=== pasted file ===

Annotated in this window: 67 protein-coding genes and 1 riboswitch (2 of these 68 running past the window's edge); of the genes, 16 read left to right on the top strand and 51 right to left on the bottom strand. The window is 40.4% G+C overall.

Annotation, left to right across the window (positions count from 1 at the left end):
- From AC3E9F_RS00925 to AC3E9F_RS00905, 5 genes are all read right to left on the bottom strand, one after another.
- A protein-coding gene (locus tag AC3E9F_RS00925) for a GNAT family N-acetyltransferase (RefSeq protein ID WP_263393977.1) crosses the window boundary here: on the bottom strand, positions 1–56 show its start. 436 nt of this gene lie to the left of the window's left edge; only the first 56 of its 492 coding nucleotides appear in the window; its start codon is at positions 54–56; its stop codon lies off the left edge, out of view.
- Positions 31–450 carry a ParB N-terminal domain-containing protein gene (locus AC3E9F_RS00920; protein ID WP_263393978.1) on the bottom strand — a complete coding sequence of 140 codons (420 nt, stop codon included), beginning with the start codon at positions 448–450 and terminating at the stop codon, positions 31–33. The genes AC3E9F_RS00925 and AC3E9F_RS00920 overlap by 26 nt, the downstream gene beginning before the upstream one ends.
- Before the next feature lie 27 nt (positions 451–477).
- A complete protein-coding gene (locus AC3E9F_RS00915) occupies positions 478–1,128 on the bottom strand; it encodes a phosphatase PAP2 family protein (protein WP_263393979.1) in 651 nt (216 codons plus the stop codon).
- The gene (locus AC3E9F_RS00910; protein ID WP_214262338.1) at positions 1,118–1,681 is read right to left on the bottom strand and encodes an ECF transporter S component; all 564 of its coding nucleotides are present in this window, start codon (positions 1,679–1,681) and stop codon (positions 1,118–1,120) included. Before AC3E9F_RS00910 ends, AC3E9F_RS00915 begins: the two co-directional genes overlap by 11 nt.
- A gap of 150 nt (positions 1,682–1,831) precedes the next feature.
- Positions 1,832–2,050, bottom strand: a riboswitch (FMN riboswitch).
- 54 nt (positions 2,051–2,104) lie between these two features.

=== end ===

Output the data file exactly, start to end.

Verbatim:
Annotated in this window: 67 protein-coding genes and 1 riboswitch (2 of these 68 running past the window's edge); of the genes, 16 read left to right on the top strand and 51 right to left on the bottom strand. The window is 40.4% G+C overall.

Annotation, left to right across the window (positions count from 1 at the left end):
- From AC3E9F_RS00925 to AC3E9F_RS00905, 5 genes are all read right to left on the bottom strand, one after another.
- A protein-coding gene (locus tag AC3E9F_RS00925) for a GNAT family N-acetyltransferase (RefSeq protein ID WP_263393977.1) crosses the window boundary here: on the bottom strand, positions 1–56 show its start. 436 nt of this gene lie to the left of the window's left edge; only the first 56 of its 492 coding nucleotides appear in the window; its start codon is at positions 54–56; its stop codon lies off the left edge, out of view.
- Positions 31–450 carry a ParB N-terminal domain-containing protein gene (locus AC3E9F_RS00920; protein ID WP_263393978.1) on the bottom strand — a complete coding sequence of 140 codons (420 nt, stop codon included), beginning with the start codon at positions 448–450 and terminating at the stop codon, positions 31–33. The genes AC3E9F_RS00925 and AC3E9F_RS00920 overlap by 26 nt, the downstream gene beginning before the upstream one ends.
- Before the next feature lie 27 nt (positions 451–477).
- A complete protein-coding gene (locus AC3E9F_RS00915) occupies positions 478–1,128 on the bottom strand; it encodes a phosphatase PAP2 family protein (protein WP_263393979.1) in 651 nt (216 codons plus the stop codon).
- The gene (locus AC3E9F_RS00910; protein ID WP_214262338.1) at positions 1,118–1,681 is read right to left on the bottom strand and encodes an ECF transporter S component; all 564 of its coding nucleotides are present in this window, start codon (positions 1,679–1,681) and stop codon (positions 1,118–1,120) included. Before AC3E9F_RS00910 ends, AC3E9F_RS00915 begins: the two co-directional genes overlap by 11 nt.
- A gap of 150 nt (positions 1,682–1,831) precedes the next feature.
- Positions 1,832–2,050, bottom strand: a riboswitch (FMN riboswitch).
- 54 nt (positions 2,051–2,104) lie between these two features.